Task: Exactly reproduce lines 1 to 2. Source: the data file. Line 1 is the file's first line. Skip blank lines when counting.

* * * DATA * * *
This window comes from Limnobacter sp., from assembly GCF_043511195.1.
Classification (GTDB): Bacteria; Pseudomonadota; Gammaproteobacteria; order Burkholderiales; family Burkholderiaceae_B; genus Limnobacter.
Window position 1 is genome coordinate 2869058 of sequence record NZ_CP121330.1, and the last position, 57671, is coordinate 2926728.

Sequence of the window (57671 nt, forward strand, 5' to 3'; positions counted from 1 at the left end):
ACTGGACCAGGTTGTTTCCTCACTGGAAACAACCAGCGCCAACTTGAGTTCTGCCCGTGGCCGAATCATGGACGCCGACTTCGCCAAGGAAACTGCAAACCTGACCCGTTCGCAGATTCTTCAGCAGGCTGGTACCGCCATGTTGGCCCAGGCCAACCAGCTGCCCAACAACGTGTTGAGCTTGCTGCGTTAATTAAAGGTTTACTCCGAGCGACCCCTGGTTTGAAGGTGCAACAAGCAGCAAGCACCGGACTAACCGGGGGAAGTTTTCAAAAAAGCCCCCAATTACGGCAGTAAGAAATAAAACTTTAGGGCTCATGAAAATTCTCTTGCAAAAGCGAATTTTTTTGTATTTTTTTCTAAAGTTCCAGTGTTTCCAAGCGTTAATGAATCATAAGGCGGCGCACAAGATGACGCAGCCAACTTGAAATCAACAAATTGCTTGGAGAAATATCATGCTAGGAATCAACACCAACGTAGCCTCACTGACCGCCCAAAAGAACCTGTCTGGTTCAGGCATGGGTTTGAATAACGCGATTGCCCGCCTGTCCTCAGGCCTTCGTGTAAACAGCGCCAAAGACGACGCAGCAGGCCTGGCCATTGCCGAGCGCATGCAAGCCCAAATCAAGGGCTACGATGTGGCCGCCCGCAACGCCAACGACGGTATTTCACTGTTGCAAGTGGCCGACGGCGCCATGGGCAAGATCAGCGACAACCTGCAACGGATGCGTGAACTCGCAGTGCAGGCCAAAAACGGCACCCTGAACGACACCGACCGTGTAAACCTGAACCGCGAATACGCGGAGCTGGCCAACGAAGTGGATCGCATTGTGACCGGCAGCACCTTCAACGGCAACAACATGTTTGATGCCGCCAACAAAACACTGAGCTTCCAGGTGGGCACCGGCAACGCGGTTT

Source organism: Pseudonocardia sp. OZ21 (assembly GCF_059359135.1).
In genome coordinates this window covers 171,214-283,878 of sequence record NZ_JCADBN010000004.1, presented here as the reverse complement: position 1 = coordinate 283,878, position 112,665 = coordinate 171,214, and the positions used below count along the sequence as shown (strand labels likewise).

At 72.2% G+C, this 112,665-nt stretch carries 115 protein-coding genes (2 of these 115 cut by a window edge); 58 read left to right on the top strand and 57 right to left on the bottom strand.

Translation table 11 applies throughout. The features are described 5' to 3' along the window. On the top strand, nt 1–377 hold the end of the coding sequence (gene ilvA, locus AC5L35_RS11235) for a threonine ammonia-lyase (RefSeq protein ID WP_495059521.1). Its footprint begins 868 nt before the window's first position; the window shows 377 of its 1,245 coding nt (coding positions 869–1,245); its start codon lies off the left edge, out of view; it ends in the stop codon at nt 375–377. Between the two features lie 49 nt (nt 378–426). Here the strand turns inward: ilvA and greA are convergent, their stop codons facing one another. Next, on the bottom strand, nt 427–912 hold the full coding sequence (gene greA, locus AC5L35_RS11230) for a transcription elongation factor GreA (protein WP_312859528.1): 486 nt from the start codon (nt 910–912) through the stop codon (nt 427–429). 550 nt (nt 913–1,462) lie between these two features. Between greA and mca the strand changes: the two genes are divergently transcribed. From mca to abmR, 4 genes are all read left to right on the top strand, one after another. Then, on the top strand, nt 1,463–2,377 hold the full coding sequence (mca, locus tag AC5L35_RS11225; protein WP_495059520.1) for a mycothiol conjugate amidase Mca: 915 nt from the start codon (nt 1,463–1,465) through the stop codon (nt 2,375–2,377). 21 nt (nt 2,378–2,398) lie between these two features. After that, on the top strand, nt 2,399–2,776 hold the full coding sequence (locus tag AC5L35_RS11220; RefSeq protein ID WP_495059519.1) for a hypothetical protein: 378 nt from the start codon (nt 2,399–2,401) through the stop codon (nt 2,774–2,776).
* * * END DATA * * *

This window comes from Limnobacter sp., from assembly GCF_043511195.1.
Classification (GTDB): Bacteria; Pseudomonadota; Gammaproteobacteria; order Burkholderiales; family Burkholderiaceae_B; genus Limnobacter.